by Langston Hughes
Hold fast to dreams
For if dreams die
Life is a broken-winged bird
That cannot fly.
Hold fast to dreams
For when dreams go
Life is a barren field
Frozen with snow.
Wilson Park, Fayetteville, Arkansas – April 2014
I turn to poetry when something hurts or feels weird, or when the world seems a bit tilted. It cuts it all down to the essentials…to the images, the metaphors, and the abstract thought condensed in a single verb and noun relationship. Poetry employs juxtapositions, which is a powerful technique. Playwriting should do the same with dialogue. It distills the complicated moment, the essentials of the characters, and the metaphysics that take place around it. Don’t worry, this is not an English paper. There is no time for that around here. This is an introduction to a contemporary poem by Poet laureate Ted Kooser. I turned to this poem last night.
I feel a great loss for the families in central Arkansas that lost their lives, their family members, their homes, their heirlooms, photographs – it hurts. This poem struck me in that place of great pain and loss. It was a place if empathy and compassion that I could barely stomach. That’s what I needed. I tossed it away “with great force”, as Dorothy Parker would say. It made me angry and I had to read it again. I battled with this poem all night. It pretty much describes the essence of how poetry is timeless and necessary in our cultural history when dealing with loss. I have not done a critical analysis of the poem, therefore it may not be about a particular storm, or a storm at all. It actually seems more like a story of a family losing their farm for monetary reasons. But for me it captured that loss juxtaposed with a sigh of relief I felt when I heard about the damage that the tornado on April 27, 2014 caused in central Arkansas. I felt a loss in that it is my own state, because I am a wife and parent, a family member, a friend, a homeowner, and all of the above. There is a story in every piece of rubble that remains from whatever storm may come through our lives.
BY TED KOOSER
He was a big man, says the size of his shoes
on a pile of broken dishes by the house;
a tall man too, says the length of the bed
in an upstairs room; and a good, God-fearing man,
says the Bible with a broken back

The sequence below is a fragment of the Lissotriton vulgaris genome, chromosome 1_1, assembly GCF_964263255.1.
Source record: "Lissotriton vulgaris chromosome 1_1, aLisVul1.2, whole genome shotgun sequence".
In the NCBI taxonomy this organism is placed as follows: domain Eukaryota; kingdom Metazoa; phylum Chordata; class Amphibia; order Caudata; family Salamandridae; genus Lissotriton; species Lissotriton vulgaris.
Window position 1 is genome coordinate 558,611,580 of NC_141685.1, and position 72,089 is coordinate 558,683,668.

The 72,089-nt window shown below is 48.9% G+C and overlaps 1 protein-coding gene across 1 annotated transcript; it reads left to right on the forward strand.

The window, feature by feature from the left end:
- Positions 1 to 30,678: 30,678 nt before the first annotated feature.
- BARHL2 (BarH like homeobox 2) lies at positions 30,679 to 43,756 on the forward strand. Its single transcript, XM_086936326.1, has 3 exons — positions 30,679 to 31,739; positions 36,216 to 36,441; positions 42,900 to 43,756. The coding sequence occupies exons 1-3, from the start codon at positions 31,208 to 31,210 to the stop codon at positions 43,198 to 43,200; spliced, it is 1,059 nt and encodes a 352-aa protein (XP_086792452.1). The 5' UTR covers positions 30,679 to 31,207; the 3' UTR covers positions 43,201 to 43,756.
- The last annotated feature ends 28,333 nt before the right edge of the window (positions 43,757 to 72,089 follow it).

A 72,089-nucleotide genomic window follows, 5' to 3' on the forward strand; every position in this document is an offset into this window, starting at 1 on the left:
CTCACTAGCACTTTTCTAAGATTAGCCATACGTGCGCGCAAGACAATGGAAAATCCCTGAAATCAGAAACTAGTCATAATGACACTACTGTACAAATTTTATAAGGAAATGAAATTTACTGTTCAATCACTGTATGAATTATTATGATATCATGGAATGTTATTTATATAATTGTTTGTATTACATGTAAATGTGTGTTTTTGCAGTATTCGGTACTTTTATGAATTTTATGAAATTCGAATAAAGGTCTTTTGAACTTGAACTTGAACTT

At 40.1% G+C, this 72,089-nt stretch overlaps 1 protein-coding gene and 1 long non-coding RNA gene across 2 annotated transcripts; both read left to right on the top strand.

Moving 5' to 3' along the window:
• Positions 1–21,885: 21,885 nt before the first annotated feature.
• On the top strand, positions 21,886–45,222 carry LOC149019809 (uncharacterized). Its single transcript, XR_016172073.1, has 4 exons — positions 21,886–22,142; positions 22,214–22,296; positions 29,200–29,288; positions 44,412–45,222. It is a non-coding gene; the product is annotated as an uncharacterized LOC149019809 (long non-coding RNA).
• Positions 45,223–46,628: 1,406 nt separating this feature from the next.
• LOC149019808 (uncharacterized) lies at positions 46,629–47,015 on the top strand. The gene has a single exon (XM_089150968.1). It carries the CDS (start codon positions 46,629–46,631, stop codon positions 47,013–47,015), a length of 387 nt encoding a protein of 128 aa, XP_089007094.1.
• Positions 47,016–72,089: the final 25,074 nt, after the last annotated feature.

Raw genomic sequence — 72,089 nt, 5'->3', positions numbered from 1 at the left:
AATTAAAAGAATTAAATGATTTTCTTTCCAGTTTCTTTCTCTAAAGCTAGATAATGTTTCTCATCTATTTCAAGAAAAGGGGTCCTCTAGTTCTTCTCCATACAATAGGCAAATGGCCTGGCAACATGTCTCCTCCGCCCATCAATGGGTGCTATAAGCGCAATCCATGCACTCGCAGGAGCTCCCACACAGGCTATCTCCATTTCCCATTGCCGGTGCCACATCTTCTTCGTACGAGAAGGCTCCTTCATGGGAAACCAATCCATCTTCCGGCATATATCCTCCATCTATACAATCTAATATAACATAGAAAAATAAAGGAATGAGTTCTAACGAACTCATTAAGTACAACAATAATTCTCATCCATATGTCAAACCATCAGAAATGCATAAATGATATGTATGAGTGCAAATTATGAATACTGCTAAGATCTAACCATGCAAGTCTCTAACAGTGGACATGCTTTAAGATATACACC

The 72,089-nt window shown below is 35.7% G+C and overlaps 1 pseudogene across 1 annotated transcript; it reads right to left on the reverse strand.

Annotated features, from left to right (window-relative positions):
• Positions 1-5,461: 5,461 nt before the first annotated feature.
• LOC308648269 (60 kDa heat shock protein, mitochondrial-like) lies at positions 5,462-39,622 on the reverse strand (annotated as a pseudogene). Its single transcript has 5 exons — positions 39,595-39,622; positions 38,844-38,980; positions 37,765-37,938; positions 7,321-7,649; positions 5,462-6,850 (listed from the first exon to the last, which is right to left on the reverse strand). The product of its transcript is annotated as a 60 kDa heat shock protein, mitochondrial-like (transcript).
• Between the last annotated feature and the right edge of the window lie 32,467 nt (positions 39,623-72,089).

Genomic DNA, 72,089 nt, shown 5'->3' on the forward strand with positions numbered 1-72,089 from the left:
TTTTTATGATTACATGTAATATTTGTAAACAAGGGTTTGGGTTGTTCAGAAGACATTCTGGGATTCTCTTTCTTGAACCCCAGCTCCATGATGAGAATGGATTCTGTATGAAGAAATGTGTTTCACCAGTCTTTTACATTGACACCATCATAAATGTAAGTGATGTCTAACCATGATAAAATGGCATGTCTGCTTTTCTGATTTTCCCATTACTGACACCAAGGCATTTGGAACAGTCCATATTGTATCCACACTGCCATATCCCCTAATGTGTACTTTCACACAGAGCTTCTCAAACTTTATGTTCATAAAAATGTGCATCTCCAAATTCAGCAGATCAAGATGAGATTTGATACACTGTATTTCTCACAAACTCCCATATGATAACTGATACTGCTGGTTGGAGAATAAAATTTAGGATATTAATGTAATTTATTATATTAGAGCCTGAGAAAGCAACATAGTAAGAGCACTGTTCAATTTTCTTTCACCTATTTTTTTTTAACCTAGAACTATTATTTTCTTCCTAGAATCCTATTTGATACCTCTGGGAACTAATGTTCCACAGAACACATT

on the floor below the window, dusty with sun;
but not a man for farming, say the fields
cluttered with boulders and the leaky barn.
A woman lived with him, says the bedroom wall
papered with lilacs and the kitchen shelves
covered with oilcloth, and they had a child,
says the sandbox made from a tractor tire.
Money was scarce, say the jars of plum preserves
and canned tomatoes sealed in the cellar hole.
And the winters cold, say the rags in the window frames.
It was lonely here, says the narrow country road.
Something went wrong, says the empty house
in the weed-choked yard. Stones in the fields
say he was not a farmer; the still-sealed jars
in the cellar say she left in a nervous haste.
And the child? Its toys are strewn in the yard
like branches after a storm–a rubber cow,
a rusty tractor with a broken plow,
a doll in overalls. Something went wrong, they say.
I love nursery rhymes. I read them often to my children and they are pretty easy for them to memorize and most students learn them as early as Pre-Kindergarten and Kindergarten. We all know them. For this week, I am reworking some nursery rhymes to speak to the mothers (or any parent’s) heart. Below are some links that I am using to revisit old favorites. In the meantime, I will also be sharing the original nursery rhymes with my children and exploring ways to work with them and learn from them. So stay tuned and enjoy!
Nursery Rhyme General Information and Lists:
Nursery Rhyme Structure:
Authors and actors and artists and such
Never know nothing, and never know much.
Sculptors and singers and those of their kidney
Tell their affairs from Seattle to Sydney.
Playwrights and poets and such horses’ necks
Start off from anywhere, end up at sex.
Diarists, critics, and similar roe
Never say nothing, and never say no.
People Who Do Things exceed my endurance;
God, for a man that solicits insurance!
I jotted down the first thing that I heard as I flipped. I found it quite poetic:
Can you please tell her not to slap me?
Everyone thinks I was killed by the dragon that destroyed half of Baltimore, but once I was inside him, I stunned his belly and made him explode!
You’re going to chop my head off?
Hold on a minute! Is that really a little old lady? Do little old ladies have big, furry arms?
She suggested that instead of bobbing for eyeballs, we use apples. And I’ve gotta say apples just aren’t as sweet.
You, yum ,yum, yum, yum! Delicioso!
Now the information will be absorbed by my body! And in three hours it will leave to make room for more information.
You want a piece of me?
I’m sorry if you read ahead, but I have to teach to the lowest common denominator.
Then I guess I’ll just find a nerd and take his underpants.
Blah. Blah. Blah. That’s how daddies talk.
You know you really wear me out.
The real way to learn anything is to go out and experience it and let your curiousity lead you.
Quote for the day: “Everybody experiences far more than he understands. Yet it is experience, rather than understanding, that influences behavior.” – Marshall McLuhan.